The World Health Organization's definition of obesity is a Body Mass Index (BMI) greater than or equal to 30.
The BMI is the most used measure for adults in the UK. It is the same for both sexes and across all ages and as such provides the most useful population-level indicator of overweight (BMI of 25 or above) and obesity. However, it should only be used as a guide and does not account for muscle mass or for fat distribution which varies between individuals. In children and adolescents the British 1990 growth reference charts are used to classify the weight status of children according to their age and sex because the BMI will vary depending on these factors.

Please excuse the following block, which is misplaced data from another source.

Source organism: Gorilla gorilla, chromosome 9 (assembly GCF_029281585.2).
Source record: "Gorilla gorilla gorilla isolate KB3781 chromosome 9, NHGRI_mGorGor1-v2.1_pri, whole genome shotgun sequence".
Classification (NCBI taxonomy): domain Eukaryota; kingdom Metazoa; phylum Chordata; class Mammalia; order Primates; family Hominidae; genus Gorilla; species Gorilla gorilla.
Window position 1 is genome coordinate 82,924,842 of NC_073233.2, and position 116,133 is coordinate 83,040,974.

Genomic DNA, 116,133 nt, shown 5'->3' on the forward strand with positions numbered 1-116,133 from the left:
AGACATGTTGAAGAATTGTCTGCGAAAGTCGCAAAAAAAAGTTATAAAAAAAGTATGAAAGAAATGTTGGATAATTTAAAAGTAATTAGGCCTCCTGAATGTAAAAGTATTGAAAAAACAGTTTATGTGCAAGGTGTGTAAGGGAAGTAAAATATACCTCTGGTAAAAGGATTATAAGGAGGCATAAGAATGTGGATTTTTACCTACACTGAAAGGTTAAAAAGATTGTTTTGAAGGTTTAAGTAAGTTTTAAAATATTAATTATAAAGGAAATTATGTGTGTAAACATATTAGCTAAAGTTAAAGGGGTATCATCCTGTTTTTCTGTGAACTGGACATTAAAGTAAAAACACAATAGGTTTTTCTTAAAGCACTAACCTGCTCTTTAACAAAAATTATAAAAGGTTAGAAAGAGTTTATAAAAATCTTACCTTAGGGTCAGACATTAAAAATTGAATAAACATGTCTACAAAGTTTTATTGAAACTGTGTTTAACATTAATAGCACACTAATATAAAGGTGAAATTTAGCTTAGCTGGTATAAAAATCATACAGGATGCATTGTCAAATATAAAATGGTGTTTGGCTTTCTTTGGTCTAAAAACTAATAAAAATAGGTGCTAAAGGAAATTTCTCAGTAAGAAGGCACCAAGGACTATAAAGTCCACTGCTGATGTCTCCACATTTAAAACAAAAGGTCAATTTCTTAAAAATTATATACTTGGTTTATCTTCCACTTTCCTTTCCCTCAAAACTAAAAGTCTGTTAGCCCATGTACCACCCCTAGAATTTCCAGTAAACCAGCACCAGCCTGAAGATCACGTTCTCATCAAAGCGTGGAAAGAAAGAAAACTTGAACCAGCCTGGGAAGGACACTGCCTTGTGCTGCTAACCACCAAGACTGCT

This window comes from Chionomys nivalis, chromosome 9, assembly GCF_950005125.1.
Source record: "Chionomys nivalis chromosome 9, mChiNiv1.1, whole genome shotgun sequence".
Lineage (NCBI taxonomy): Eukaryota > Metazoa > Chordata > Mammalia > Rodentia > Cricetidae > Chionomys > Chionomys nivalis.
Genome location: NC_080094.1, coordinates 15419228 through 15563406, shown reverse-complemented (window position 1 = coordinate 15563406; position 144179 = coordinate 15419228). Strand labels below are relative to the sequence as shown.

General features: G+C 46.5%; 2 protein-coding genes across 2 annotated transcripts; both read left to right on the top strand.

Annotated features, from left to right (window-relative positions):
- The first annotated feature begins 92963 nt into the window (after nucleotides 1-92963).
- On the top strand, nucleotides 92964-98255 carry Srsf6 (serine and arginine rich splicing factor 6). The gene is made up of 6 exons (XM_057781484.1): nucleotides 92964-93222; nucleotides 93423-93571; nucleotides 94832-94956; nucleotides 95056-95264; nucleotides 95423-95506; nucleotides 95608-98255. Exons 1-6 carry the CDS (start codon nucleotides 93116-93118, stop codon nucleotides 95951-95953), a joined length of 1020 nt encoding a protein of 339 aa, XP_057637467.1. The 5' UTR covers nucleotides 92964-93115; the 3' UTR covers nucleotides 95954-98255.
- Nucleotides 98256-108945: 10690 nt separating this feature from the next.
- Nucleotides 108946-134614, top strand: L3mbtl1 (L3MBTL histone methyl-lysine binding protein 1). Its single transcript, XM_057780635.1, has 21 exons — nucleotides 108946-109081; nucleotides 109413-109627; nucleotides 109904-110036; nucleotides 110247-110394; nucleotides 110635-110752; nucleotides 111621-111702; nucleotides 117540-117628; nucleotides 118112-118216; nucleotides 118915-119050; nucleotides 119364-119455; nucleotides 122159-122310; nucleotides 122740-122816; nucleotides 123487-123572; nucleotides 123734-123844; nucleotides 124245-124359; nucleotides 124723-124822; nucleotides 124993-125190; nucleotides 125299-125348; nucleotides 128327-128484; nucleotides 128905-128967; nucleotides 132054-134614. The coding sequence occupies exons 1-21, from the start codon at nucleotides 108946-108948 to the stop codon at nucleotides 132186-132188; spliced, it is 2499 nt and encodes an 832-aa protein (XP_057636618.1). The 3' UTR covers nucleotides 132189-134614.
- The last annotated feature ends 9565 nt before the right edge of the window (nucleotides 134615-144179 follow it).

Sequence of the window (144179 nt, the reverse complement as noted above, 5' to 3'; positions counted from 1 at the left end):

NHS choices provide a useful tool for measuring obesity.
Health problems associated with morbid obesity may include:
- heart disease
- raised cholesterol levels
- type 2 diabetes
- respiratory problems
- gastroesophageal reflux
- urinary stress incontinence
- degenerative arthritis
- skin infections
- sleep disturbance
There are also serious psychological and social repercussions from being overweight or obese.
From April 2013 local responsibility for the prevention and management of obesity in England transferred to local authorities.